Saturday, December 21, 2013

Christmas, 1864


On Christmas Day in 1864, this festive dinner was prepared for 4,500 Union soldiers at Satterlee General Hospital, then the largest army hospital in the country. Comprising rows of wood-frame wards and hundreds of tents, the sprawling 15-acre facility in Philadelphia included a library, a reading room, and a printing shop that may well have produced this menu card with an illustration of the hospital on the back, as shown below. Satterlee was bounded roughly by 40th and 44th Streets, near Baltimore Avenue, in a sparsely-developed area about a half mile west of the Schuylkill River. The holiday feast was provided courtesy of Dr. and Mrs. Milton Egbert, whose farm in northwestern Pennsylvania happened to be situated at the epicenter of the nation’s first oil-producing region. In 1859, these pioneer wells yielded only a few thousand barrels, but production quickly ramped up during the Civil War, making the lucky Egberts immensely wealthy. At the time, it was said that no parcel of land in the United States of equal size had yielded a larger financial return than their farm on Oil Creek.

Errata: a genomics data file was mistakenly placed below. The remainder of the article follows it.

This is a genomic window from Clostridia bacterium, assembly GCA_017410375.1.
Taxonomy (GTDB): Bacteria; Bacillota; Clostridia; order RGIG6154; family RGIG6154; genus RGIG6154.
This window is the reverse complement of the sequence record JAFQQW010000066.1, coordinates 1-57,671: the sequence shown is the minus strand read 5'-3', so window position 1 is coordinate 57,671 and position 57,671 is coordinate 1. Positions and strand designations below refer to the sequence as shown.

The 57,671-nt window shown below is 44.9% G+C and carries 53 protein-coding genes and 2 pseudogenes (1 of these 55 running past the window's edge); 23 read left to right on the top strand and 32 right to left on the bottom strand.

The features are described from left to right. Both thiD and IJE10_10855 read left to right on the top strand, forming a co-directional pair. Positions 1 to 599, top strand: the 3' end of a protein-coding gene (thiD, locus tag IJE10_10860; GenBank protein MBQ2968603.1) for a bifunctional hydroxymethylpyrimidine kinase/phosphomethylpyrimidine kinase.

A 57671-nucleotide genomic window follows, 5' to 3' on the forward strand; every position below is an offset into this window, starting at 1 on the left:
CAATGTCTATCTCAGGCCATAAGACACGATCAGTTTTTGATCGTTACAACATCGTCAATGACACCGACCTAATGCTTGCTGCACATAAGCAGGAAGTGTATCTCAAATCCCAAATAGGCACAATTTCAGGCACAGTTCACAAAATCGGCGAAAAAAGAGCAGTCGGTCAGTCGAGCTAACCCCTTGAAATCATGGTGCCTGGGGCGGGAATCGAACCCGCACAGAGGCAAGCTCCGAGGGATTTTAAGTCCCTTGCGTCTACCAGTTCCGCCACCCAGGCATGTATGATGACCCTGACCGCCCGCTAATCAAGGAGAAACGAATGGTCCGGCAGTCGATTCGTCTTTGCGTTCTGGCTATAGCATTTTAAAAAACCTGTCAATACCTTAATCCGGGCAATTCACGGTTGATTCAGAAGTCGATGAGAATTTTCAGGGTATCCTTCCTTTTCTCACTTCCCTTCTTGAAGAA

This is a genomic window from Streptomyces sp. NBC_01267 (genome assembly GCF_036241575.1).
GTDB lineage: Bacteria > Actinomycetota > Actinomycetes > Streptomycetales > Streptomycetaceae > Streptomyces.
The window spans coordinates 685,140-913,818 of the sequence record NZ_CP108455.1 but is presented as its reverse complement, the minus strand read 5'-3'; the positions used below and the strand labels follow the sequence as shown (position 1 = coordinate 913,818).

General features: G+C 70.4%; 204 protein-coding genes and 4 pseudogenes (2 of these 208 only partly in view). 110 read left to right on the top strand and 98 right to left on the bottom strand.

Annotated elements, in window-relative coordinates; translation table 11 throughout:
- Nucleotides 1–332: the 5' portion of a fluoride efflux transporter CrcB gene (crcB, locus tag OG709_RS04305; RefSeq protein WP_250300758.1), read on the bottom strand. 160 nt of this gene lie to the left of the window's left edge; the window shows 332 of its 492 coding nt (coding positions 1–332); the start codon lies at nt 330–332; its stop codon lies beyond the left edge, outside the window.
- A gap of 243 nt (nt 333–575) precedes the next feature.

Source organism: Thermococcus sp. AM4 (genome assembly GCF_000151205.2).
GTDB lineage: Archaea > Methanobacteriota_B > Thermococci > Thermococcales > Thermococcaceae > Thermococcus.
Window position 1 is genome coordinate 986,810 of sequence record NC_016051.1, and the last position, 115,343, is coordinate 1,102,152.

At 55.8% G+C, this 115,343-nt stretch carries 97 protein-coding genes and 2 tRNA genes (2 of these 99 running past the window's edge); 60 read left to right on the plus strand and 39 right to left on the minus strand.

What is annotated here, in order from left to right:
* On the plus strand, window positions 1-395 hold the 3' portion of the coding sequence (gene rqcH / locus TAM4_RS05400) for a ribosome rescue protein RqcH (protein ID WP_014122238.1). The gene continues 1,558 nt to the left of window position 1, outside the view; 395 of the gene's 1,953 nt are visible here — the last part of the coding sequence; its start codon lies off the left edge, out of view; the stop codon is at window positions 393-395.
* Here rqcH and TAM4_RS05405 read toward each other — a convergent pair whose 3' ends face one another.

A few months after the war ended in 1865, the hospital was closed and the buildings razed. During its four-year existence, more than 50,000 wounded soldiers were treated at Satterlee, where a remarkable record was achieved in saving lives. Thirty years later, the lower portion of the grounds was turned into Clark Park, a municipal green that now hosts Philadelphia’s largest year-round farmers’ market. 

1 comment:

deana sidney said...

Have a merry Christmas and a Happy New Year. How nice that the farmer's new found wealth found a good cause and paid for the hungry soldiers to have a good Christmas dinner. That's quite a menu.